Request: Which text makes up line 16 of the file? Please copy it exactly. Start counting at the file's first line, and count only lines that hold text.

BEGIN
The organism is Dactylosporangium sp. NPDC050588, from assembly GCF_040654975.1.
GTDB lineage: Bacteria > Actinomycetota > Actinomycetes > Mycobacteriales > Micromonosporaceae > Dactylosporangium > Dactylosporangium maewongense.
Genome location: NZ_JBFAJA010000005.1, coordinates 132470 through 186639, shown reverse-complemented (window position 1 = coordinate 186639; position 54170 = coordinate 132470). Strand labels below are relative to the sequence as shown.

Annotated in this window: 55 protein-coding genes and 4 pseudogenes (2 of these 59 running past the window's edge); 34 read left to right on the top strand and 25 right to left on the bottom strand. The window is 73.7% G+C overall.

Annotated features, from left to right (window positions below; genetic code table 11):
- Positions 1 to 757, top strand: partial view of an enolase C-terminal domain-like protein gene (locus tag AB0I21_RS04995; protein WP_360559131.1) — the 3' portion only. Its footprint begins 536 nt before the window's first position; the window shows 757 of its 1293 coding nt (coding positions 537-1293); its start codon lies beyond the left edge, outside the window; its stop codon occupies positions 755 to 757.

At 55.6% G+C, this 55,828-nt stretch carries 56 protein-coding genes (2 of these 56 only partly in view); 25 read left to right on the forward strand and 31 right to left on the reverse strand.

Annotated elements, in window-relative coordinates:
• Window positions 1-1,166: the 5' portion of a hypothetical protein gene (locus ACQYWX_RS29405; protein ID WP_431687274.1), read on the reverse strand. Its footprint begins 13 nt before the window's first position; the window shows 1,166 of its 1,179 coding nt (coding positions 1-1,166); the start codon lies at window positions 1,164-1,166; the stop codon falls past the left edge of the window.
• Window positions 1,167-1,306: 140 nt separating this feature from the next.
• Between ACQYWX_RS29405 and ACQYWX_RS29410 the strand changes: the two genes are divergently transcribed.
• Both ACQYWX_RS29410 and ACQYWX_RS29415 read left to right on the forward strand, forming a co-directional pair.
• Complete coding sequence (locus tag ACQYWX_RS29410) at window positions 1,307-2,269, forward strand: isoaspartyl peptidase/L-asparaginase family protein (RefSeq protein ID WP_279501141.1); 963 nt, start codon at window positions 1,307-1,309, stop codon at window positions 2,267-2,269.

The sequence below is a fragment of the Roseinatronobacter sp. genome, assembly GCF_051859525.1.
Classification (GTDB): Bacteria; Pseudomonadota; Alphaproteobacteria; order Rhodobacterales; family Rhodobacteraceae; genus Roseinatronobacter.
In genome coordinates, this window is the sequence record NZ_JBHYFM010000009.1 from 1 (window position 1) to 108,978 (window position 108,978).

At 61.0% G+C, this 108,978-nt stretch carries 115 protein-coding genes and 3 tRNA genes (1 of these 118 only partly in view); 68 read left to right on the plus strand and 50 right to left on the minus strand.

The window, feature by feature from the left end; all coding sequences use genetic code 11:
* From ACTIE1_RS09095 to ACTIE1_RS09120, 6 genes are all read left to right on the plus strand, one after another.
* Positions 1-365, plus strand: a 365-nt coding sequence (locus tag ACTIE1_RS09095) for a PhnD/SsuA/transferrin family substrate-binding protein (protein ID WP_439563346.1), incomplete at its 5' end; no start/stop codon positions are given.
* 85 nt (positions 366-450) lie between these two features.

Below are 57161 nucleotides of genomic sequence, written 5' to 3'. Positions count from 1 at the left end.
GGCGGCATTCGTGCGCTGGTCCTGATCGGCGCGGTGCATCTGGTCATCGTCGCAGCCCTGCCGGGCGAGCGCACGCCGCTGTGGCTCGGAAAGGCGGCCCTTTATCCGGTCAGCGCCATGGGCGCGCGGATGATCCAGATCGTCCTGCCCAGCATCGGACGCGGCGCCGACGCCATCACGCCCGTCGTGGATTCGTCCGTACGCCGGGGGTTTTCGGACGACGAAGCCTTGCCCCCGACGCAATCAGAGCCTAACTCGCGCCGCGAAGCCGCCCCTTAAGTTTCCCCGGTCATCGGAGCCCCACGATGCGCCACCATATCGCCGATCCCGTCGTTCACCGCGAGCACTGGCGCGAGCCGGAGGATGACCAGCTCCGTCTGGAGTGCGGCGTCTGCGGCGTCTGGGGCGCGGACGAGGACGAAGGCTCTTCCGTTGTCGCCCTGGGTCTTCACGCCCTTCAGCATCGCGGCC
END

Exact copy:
In genome coordinates, this window is the sequence record NZ_JBHYFM010000009.1 from 1 (window position 1) to 108,978 (window position 108,978).